by Bill Maloney
Last month, my parish hosted its annual Stewardship Fair.
As I sat at my table, ready to share information regarding planned giving opportunities available to parishioners, I spotted our eucharistic adoration ministry. It reminded me of the several conversations I have had with my wife about how we need to pick a time and begin eucharistic adoration again.
For several years, we held down a Sunday evening time in the adoration chapel at Queen of the Holy Rosary in Overland Park. Basically, this is a date we had with Jesus and often we extended the date by stopping for ice cream on the way home.
The ride home was also a time of faith sharing, discussing the rosary meditation or a Sunday homily we listened to from one of our favorite priests. It was a peaceful way to end our weekend and ready ourselves for the week ahead.
The pandemic changed that. The adoration chapel was closed down and our date night with Jesus was over. Through the early months of the pandemic, we prayed the rosary together on Sunday nights, but over time, we strayed from that habit as well.
The good news is that God is always waiting to welcome us back and he sure did on our first trip back to eucharistic adoration.
Our new date night with Jesus is now Wednesday at 8 p.m. That night, the Divine Mercy chaplet ministry meets to pray and have eucharistic adoration at 7 p.m. The group ends their adoration at 8 p.m. and the monstrance is processed back to the chapel as they sing “Holy God We Praise Thy Name.”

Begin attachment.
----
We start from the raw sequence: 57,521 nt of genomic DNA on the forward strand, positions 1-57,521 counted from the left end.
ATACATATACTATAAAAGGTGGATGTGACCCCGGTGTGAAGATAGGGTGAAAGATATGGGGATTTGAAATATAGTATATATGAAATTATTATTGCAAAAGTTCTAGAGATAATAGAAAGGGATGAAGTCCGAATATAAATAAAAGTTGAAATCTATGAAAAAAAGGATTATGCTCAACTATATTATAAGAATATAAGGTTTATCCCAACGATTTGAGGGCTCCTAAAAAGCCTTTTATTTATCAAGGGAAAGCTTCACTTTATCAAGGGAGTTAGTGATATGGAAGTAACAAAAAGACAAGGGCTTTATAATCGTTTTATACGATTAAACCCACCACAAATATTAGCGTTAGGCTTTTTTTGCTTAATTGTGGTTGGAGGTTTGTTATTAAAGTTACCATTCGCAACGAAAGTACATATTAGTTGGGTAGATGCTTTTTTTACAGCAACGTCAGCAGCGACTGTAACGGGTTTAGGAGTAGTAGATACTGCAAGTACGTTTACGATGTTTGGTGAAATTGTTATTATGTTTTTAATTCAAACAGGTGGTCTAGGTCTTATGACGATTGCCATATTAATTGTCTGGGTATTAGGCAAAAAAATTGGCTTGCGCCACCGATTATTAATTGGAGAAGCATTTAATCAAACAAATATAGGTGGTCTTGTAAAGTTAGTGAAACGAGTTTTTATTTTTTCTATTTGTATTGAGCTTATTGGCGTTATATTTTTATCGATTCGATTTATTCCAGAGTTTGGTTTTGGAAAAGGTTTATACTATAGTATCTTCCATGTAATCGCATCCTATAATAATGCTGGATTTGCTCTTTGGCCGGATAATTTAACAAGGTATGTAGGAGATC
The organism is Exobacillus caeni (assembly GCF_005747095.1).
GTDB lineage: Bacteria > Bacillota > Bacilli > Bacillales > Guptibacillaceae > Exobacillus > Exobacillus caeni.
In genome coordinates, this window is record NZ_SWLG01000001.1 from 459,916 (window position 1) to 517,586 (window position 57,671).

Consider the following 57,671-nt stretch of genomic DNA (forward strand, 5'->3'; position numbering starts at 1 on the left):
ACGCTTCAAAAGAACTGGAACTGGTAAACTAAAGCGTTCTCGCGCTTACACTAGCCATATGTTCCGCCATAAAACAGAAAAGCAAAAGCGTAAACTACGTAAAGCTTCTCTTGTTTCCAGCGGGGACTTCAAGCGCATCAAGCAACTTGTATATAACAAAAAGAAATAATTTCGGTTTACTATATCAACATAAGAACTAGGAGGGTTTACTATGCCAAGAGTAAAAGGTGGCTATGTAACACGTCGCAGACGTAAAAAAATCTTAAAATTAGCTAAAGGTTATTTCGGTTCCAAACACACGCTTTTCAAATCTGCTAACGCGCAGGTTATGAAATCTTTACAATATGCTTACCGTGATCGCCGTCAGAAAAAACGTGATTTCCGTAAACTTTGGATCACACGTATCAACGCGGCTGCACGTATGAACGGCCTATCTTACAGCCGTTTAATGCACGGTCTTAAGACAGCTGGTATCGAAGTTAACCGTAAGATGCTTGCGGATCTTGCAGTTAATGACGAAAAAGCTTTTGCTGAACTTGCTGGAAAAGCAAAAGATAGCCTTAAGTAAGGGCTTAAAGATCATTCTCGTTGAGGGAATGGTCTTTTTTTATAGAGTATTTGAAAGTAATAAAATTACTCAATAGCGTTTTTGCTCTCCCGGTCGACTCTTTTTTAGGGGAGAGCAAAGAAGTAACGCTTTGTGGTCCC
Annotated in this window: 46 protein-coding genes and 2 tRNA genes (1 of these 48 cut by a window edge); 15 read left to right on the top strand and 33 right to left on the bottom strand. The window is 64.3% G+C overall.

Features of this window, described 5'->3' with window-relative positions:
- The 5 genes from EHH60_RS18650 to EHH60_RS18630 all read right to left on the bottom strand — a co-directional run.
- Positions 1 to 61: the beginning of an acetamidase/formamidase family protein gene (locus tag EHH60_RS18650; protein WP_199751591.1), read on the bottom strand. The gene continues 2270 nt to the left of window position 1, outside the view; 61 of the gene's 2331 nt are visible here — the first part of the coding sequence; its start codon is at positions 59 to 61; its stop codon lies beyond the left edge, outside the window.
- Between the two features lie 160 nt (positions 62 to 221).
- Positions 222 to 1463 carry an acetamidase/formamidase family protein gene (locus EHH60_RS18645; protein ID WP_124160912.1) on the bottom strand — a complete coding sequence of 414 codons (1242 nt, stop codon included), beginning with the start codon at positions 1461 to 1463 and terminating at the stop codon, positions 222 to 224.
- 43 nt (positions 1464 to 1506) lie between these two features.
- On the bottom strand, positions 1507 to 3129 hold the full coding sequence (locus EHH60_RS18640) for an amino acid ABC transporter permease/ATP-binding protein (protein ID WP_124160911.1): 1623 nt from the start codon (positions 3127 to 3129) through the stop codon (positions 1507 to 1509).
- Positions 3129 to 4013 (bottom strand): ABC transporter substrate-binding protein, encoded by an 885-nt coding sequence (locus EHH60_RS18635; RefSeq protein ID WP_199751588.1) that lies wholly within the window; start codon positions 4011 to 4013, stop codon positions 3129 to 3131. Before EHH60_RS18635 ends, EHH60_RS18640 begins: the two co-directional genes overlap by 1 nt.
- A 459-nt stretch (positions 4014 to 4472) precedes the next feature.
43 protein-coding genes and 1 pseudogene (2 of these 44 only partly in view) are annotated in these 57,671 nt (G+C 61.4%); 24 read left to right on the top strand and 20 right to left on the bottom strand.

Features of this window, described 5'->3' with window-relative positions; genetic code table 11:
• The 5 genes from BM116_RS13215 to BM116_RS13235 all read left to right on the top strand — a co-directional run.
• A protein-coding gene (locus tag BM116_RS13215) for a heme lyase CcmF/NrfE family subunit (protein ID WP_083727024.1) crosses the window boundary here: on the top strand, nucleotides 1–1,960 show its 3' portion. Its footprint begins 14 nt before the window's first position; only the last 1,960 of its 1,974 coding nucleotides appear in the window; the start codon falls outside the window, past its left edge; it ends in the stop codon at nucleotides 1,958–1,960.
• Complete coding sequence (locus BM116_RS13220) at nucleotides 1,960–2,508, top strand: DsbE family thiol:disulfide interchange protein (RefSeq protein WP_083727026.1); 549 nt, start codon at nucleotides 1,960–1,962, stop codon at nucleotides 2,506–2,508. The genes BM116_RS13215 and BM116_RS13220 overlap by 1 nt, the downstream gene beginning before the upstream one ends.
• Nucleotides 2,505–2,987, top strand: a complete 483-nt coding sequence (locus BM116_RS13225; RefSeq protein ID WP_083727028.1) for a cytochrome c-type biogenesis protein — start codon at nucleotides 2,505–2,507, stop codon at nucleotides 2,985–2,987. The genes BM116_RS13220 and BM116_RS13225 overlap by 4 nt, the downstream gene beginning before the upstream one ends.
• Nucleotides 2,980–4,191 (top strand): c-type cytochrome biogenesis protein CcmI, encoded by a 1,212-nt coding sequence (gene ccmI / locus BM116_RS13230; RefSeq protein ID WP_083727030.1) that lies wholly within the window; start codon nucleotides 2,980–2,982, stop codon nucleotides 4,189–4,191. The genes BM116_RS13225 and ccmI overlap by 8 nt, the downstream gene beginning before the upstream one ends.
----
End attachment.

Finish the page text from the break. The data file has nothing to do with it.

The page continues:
The lyrics are so powerful and peaceful — “cherubim and seraphim, in unceasing chorus praising, fill the heavens with sweet accord: Holy, holy, holy Lord.” That hymn moves my heart. What a way to begin adoration. I know we will not be late each week.
I believe the Holy Spirit guided us back not only to adoration but to this particular time. The rest of the time was also full of “Holy Spirit moments.”
A young mother came in with her two children to pray. I prayed for her and for whatever needs she was carrying. Another man came in briefly and touched the crucifix so reverently.
The man we share the hour with beautifully prostrated himself before the Blessed Sacrament before he left. I was also touched by the man who came after us. He is the father of four young children. What a witness of faith he is giving to his children.
Prayer is a pillar of stewardship and eucharistic adoration is a wonderful opportunity to spend time with Our Lord. I am blessed to witness others with such devoted prayer lives.
This month, each household will receive a letter from Archbishop Naumann inviting you to submit prayer intentions. I encourage you to mail in your prayers or go online to: archkck.org/prayer intention. The archbishop will pray for your intentions in his private chapel throughout this next year.